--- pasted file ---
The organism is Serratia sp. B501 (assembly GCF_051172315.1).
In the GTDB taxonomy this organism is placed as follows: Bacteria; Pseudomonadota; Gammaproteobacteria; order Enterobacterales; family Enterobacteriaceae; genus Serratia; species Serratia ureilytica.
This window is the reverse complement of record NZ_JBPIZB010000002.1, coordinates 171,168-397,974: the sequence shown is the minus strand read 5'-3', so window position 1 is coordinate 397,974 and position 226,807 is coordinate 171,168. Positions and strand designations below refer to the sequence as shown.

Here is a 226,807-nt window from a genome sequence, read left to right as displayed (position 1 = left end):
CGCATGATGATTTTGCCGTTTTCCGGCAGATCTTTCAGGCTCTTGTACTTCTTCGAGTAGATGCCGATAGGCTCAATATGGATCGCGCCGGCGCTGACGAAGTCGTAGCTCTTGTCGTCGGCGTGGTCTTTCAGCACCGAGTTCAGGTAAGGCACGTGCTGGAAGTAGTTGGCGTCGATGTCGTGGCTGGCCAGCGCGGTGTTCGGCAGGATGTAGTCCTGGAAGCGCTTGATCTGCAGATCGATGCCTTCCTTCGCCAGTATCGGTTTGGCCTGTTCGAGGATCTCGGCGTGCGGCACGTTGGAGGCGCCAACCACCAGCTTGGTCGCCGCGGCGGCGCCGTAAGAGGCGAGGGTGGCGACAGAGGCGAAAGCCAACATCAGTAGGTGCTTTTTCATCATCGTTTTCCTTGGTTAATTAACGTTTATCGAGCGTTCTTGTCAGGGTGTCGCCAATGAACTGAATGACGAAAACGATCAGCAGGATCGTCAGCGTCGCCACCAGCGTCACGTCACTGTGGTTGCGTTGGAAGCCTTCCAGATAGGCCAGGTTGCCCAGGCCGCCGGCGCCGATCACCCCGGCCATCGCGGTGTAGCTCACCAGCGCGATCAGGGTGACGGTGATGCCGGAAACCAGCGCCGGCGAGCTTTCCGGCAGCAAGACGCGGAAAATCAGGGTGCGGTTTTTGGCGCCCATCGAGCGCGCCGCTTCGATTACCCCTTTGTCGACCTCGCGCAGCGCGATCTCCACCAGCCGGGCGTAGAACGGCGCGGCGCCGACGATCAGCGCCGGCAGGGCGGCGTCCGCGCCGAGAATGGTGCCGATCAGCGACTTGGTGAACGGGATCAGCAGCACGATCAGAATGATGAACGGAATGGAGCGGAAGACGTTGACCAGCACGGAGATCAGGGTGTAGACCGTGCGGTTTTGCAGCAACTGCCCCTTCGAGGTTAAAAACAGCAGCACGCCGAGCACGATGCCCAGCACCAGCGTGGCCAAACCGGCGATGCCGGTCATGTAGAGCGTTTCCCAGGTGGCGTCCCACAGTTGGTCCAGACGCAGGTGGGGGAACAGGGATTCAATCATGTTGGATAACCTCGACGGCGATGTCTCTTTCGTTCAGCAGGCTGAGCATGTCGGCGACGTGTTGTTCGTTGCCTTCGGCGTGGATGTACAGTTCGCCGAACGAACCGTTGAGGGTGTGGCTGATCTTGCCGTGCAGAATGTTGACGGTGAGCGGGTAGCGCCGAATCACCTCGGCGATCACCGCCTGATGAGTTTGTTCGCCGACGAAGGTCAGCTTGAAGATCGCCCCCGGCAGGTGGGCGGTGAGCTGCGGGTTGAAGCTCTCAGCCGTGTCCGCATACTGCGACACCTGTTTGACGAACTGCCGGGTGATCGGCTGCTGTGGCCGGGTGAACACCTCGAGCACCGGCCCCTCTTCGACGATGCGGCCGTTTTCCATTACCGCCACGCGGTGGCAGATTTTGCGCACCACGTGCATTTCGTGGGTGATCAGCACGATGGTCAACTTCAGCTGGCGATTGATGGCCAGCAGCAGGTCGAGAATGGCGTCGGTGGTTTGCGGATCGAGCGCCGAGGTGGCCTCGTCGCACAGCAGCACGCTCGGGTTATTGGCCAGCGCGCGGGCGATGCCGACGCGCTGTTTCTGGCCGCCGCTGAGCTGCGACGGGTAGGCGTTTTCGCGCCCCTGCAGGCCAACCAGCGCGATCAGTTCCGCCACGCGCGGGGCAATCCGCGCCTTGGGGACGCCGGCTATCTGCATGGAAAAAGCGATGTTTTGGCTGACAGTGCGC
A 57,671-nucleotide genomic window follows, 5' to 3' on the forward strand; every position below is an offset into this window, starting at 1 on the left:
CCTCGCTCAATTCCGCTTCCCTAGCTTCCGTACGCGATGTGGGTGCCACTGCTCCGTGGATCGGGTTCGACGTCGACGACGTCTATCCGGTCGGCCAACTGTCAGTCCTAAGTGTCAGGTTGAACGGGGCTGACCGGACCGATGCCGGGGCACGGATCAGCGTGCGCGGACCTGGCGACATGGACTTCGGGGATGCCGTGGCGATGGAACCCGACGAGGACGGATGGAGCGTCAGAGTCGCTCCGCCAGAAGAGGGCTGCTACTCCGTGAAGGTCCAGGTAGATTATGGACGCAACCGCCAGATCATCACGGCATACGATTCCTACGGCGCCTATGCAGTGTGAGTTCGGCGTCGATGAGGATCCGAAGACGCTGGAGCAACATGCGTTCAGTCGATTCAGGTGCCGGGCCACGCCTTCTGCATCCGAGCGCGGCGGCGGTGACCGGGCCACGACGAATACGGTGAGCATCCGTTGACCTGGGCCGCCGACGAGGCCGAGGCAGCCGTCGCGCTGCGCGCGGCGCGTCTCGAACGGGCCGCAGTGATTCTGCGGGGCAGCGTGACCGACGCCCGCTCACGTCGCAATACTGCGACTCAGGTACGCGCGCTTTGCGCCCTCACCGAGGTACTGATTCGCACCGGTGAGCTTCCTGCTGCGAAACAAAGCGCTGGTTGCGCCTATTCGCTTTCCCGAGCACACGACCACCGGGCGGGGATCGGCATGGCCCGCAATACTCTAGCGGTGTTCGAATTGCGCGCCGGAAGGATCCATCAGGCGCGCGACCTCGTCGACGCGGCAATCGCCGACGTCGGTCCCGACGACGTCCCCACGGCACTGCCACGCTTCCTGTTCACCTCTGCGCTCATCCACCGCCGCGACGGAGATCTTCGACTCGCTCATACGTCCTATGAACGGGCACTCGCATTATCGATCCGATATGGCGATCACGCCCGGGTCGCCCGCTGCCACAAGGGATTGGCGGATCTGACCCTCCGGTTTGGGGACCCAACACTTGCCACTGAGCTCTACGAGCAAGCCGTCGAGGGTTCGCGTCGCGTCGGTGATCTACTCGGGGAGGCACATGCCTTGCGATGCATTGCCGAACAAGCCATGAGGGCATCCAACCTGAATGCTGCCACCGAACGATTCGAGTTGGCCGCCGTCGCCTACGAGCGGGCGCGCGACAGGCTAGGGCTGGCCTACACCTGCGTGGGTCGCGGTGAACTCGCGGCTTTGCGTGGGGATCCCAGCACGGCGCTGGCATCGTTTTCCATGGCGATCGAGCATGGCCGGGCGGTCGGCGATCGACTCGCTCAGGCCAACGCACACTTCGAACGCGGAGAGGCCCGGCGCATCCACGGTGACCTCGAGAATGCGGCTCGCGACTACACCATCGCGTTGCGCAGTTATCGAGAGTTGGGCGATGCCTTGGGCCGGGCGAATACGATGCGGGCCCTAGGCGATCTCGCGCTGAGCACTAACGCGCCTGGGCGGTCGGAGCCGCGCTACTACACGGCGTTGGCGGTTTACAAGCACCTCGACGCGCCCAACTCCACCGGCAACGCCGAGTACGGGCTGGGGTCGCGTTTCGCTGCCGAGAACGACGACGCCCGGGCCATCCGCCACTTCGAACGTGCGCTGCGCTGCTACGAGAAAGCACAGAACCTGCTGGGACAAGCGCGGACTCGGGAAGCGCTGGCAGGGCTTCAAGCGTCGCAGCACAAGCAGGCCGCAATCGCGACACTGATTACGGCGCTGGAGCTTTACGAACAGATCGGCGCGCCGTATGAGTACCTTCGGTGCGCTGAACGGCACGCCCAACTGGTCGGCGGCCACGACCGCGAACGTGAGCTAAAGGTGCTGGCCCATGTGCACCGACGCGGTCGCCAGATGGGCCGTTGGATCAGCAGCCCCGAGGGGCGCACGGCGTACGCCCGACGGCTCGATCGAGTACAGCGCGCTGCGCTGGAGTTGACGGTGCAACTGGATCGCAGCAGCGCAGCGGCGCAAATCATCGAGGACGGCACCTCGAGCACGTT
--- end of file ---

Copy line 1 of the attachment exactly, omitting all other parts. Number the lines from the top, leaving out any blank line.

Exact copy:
The organism is Serratia sp. B501 (assembly GCF_051172315.1).